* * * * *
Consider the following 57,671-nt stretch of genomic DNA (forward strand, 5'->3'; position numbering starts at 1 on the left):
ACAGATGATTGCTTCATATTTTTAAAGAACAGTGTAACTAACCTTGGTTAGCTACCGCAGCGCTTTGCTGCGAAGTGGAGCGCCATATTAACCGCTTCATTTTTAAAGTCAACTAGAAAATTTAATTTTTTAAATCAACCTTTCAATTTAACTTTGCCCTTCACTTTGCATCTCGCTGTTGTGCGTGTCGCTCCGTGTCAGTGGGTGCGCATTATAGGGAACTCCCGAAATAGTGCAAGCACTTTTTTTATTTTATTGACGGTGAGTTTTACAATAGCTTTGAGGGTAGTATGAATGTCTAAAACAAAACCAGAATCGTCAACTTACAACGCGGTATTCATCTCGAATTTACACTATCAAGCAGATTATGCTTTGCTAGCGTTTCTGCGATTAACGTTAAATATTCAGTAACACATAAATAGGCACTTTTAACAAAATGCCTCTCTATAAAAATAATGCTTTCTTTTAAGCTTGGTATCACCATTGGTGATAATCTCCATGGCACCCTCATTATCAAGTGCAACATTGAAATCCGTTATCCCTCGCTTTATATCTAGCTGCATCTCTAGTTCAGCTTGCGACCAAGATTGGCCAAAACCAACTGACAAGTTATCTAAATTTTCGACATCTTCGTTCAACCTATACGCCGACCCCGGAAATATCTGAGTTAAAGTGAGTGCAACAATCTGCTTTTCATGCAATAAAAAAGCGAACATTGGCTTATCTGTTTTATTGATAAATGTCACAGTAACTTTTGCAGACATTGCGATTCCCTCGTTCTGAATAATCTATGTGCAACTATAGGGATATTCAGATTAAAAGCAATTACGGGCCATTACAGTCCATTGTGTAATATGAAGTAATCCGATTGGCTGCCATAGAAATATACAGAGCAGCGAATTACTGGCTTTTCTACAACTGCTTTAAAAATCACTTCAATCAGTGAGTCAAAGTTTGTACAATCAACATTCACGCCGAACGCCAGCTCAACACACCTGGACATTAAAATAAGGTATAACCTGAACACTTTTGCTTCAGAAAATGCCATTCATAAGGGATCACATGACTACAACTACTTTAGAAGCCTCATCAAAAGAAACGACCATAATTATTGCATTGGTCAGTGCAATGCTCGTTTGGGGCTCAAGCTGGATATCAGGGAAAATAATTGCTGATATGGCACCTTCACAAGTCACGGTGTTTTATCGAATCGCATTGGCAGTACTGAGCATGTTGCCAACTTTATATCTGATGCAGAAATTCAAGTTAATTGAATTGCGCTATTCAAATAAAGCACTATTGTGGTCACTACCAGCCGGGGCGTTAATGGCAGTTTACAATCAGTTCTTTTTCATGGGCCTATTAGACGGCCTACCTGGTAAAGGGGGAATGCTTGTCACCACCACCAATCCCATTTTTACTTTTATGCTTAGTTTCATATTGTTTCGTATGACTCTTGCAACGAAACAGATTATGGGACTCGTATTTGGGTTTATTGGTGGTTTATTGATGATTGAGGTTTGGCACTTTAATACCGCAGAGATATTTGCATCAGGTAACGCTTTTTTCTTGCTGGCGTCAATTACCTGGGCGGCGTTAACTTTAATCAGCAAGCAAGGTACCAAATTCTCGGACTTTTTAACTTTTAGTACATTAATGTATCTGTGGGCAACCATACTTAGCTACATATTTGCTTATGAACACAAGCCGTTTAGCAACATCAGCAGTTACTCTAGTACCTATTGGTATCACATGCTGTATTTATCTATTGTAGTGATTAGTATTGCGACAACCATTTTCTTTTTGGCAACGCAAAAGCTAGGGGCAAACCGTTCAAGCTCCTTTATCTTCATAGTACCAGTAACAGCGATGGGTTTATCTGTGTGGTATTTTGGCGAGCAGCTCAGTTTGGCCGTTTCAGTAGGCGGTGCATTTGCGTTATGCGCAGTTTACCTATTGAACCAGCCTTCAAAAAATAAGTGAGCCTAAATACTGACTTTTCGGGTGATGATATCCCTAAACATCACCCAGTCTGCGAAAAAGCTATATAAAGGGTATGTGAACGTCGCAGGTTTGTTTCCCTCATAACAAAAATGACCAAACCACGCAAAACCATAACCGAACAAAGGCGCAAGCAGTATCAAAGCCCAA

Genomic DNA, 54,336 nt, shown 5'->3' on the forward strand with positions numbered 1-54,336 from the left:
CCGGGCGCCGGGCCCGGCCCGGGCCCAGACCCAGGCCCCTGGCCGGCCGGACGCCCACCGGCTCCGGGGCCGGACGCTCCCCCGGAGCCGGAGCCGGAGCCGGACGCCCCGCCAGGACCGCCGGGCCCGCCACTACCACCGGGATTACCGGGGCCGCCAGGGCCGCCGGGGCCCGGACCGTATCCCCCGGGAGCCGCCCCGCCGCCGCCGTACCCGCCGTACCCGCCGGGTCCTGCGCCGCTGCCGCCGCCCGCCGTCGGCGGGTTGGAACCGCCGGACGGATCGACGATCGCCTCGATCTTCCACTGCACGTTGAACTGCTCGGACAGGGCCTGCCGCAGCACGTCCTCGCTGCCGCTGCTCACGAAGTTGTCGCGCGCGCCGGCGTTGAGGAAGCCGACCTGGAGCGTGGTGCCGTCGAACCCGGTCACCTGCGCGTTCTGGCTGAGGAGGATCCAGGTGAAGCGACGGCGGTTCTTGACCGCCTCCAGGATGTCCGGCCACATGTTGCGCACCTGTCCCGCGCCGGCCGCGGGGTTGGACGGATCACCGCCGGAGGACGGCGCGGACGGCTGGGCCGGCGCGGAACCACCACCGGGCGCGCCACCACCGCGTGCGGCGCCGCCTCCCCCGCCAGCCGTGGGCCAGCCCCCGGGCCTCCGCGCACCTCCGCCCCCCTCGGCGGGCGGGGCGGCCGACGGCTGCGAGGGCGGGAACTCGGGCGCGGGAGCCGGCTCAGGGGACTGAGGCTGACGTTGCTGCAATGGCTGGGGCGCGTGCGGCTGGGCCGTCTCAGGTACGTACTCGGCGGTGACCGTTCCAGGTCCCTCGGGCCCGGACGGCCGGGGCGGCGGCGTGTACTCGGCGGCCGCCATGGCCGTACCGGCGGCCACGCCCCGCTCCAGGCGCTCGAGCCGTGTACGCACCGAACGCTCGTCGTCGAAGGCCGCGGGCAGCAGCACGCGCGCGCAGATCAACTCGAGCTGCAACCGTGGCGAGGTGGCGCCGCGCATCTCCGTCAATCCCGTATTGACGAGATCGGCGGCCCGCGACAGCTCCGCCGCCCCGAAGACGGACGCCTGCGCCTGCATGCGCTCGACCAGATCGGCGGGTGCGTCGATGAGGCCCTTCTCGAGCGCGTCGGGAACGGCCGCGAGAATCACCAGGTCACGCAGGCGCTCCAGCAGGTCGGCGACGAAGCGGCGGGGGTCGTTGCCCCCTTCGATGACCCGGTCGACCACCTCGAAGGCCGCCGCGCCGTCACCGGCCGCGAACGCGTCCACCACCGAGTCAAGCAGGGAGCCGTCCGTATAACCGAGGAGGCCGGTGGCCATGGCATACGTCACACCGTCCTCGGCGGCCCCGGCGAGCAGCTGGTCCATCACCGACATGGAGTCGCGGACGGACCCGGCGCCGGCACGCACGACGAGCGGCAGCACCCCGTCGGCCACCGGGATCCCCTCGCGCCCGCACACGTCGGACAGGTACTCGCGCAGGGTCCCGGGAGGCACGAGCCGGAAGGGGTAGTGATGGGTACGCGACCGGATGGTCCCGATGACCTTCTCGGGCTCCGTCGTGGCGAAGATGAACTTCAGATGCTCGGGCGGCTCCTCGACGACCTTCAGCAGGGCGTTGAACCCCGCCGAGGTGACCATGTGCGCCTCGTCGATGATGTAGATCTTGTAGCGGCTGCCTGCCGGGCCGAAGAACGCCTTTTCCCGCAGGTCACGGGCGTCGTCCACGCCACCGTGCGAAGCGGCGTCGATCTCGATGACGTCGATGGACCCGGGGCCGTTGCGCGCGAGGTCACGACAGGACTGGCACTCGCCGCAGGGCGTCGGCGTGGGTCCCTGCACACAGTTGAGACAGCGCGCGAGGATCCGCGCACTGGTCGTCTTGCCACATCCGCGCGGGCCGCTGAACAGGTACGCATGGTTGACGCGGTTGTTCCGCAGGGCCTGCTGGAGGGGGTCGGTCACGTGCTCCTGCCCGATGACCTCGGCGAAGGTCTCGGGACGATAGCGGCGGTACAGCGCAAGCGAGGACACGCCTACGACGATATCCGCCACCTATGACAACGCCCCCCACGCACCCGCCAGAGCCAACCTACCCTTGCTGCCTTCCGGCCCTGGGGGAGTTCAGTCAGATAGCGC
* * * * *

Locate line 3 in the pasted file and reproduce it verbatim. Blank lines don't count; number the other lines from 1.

Genomic DNA, 54,336 nt, shown 5'->3' on the forward strand with positions numbered 1-54,336 from the left: